Rooting for Toys “R” Us


Many years ago, I had the privilege to meet and interview Charles Lazarus, founder and chairman of the groundbreaking Toys “R” Us superstore. STORES was celebrating Lazarus’ Gold Medal — an honor bestowed by the National Retail Federation for excellence in retail. (This pinnacle award is now called The Visionary.) Lazarus had just relinquished the CEO title to Michael Goldstein for the first time since the company’s inception and was energized by what he believed the future held.

Prior to the meet-up, several colleagues shared that Lazarus was a tough taskmaster, cautioning me to be prepared, skip informalities and expect some terse responses. What I experienced couldn’t have been farther from that. Lazarus was absolutely beaming at the honor, happily sharing details of the early days, his thoughts on how important play time and toys were to young children and his vision for the future. His passion was effusive, and I left that day knowing I’d experienced something very special.

I share that story to provide a bit of context as to why I stand with a handful of experts and legions of one-time Toys “R” Us “kids” rooting for the retailer to make a comeback. Bloomberg News has reported that two stores will open this holiday season, with the goal of 10 locations by the end of 2020. The newest iteration will have a much smaller footprint – 6,500-10,000 square feet, compared with the 30,000-square-foot big-box stores the retailer operated years ago.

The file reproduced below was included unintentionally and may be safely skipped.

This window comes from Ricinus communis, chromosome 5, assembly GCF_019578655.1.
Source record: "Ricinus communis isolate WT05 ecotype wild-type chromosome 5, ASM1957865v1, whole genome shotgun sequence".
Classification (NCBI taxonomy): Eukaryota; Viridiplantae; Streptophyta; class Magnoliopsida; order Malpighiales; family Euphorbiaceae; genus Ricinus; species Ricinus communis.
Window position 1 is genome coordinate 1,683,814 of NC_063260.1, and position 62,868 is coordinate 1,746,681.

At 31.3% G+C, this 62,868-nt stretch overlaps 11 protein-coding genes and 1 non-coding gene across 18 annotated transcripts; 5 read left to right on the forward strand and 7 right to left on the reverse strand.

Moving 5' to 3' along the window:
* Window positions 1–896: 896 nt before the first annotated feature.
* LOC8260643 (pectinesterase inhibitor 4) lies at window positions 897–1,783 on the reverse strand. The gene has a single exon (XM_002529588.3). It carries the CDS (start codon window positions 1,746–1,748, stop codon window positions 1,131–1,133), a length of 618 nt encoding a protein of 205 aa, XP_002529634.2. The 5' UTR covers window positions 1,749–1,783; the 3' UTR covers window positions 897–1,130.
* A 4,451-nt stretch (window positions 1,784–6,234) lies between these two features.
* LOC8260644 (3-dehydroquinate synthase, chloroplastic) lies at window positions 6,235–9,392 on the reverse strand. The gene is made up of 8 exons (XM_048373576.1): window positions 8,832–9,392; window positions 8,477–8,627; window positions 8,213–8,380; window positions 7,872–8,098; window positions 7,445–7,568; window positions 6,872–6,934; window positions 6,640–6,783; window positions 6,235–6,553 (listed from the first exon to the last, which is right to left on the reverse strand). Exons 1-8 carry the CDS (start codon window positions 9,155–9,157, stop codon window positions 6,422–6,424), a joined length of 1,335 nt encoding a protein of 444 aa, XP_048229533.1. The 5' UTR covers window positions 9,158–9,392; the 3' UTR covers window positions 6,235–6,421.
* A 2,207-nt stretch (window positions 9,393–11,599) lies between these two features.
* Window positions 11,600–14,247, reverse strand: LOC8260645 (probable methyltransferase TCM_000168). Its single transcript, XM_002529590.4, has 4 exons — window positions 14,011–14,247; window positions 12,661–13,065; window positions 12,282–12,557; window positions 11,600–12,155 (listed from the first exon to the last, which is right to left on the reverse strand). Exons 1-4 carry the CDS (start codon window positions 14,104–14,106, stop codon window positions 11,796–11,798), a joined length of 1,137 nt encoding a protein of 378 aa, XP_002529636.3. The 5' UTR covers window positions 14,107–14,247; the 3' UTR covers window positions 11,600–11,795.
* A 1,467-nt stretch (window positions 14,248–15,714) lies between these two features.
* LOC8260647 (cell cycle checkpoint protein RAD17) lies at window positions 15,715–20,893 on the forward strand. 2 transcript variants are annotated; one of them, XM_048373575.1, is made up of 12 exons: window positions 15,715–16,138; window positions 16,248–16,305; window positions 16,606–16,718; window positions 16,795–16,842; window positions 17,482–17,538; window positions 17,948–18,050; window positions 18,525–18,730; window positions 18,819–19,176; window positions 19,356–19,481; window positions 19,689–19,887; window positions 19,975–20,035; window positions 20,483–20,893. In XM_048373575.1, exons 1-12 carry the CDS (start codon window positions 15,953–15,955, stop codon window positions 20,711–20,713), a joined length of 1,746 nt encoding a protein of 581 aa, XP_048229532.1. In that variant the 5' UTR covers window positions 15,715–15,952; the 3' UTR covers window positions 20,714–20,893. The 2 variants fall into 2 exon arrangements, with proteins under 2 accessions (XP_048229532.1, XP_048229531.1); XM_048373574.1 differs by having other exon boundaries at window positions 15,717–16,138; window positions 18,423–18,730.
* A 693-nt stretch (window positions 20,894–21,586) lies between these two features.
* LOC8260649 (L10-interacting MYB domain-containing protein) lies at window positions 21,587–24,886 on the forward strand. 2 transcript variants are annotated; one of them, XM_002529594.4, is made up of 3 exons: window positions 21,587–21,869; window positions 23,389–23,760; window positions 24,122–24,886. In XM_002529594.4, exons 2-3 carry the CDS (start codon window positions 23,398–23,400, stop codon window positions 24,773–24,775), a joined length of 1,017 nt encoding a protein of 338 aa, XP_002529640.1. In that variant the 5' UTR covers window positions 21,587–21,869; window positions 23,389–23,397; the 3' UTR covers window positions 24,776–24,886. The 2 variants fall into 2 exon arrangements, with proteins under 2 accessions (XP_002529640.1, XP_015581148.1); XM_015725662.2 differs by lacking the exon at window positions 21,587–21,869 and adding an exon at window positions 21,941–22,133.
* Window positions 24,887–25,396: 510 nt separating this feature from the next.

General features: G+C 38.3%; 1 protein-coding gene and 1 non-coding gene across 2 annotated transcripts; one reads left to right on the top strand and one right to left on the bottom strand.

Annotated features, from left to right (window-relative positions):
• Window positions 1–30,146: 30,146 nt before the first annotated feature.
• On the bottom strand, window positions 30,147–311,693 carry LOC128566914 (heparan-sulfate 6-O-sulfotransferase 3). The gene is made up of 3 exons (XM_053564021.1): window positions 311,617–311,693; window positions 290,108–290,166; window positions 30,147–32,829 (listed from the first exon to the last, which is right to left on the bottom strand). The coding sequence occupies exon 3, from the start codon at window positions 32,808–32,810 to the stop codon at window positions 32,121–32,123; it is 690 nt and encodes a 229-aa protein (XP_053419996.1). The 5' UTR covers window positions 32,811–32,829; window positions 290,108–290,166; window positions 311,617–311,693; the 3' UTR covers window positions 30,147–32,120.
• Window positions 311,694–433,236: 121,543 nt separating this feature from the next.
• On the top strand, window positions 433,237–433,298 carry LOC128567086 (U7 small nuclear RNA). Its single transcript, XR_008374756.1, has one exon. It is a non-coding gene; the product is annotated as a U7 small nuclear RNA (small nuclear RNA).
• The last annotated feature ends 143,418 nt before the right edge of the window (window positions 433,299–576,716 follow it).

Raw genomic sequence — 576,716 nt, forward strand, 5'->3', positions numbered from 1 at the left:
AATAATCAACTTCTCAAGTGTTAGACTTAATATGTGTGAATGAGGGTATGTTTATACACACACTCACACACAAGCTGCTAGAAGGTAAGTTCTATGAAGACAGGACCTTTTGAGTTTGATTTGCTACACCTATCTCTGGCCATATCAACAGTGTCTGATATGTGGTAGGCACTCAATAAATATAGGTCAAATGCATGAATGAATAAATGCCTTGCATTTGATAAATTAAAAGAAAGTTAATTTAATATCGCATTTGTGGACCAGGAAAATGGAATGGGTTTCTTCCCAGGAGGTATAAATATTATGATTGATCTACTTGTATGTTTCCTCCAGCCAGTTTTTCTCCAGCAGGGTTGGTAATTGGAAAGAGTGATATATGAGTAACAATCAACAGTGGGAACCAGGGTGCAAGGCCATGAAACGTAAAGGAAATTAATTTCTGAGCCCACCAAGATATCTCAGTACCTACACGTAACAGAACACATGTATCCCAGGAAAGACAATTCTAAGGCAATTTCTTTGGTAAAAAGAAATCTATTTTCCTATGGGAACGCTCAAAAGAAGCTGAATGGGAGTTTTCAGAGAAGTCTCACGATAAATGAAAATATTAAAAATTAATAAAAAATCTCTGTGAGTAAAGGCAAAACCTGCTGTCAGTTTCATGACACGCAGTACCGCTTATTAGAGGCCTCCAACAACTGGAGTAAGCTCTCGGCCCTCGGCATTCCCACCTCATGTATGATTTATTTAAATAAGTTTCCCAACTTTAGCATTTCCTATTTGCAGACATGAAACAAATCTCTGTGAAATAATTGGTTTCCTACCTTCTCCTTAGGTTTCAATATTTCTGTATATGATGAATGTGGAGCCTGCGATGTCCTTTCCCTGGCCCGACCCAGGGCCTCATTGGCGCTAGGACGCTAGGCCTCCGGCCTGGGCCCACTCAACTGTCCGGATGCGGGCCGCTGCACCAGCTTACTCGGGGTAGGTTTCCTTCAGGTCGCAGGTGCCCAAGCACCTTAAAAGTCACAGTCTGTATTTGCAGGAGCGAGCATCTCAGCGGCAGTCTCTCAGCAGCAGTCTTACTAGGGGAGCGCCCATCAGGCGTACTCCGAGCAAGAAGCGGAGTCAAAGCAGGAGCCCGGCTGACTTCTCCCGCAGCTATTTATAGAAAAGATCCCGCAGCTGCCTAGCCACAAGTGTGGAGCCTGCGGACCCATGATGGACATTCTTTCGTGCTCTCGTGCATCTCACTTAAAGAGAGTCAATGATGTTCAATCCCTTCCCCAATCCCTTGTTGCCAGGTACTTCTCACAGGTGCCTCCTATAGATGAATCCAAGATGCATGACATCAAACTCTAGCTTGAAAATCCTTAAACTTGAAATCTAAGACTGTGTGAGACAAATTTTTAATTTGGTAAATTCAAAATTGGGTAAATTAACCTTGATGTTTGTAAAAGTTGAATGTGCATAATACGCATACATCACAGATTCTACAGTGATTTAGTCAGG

Richard Barry, the former global chief merchandising officer for Toys “R” Us, is behind the effort. Barry, now president and CEO of the new Tru Kids Inc., which owns the Toys “R” Us trademark, envisions a store that includes more play areas. And Bloomberg reports that rather than buy goods from suppliers, Barry is pitching a consignment arrangement to keep costs down. (Many will recall the precipice of Toys “R” Us’ demise was a crippling debt load.)

There are a lot of skeptics. Some point out that trying to reestablish relevancy in a market now crammed with large competitors would be difficult at best. Many have said 10 locations are just not enough. Without scale, unique product or inimitable experience, doomsayers believe the toy retailer will have a tough road ahead.

All of that may be true by some measure. But I’d like to believe an impassioned group of retailers can bring something new to the art of selling toys. Whether that means a return to the big-box era is unclear, but an environment that sparks wonder, encourages interaction beyond a screen and invites parents to pause just long enough to play without distraction sounds nothing short of magical to me. No doubt, there’s a bit of nostalgia in my heart. Still, young children need to play more — with each other and with adults. If a reimagined Toys “R” Us can be a catalyst for change, I’m betting nothing would make Charles Lazarus happier.


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